Here's another quick true, false, not given exercise:
In psychology, trait theory (also called dispositional theory) is an approach to the study of human personality. Trait theorists are primarily interested in the measurement of traits, which can be defined as habitual patterns of behaviour, thought, and emotion. According to this perspective, traits are aspects of personality that are relatively stable over time, differ across individuals (e.g. some people are outgoing whereas others are not), are relatively consistent over situations, and influence behaviour. Traits are in contrast to states, which are more transitory dispositions.
In some theories and systems, traits are something a person either has or does not have, but in many others traits are dimensions such as extraversion vs. introversion, with each person rating somewhere along this spectrum.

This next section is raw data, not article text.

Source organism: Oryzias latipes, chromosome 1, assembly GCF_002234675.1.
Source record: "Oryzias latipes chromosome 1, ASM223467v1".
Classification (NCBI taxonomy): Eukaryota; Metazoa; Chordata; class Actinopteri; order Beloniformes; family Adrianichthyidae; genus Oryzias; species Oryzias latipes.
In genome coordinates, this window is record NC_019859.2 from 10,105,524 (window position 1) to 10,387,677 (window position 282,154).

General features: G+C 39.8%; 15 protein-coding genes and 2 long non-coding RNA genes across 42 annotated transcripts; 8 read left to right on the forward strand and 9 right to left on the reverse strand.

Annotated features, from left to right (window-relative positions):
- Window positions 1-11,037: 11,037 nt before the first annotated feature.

There are two approaches to defining traits: as internal causal properties or as purely descriptive summaries. The internal causal definition states that traits influence our behaviours, leading us to do things in line with that trait. On the other hand, traits as descriptive summaries are descriptions of our actions that don't try to infer causality.
Are the following statements true, false or not given?
- A personality trait is similar to a feeling that may change from one moment to the next.
- Some systems define traits on a scale from one descriptor to another.
- Most psychologists believe that our traits cause us to act in certain ways.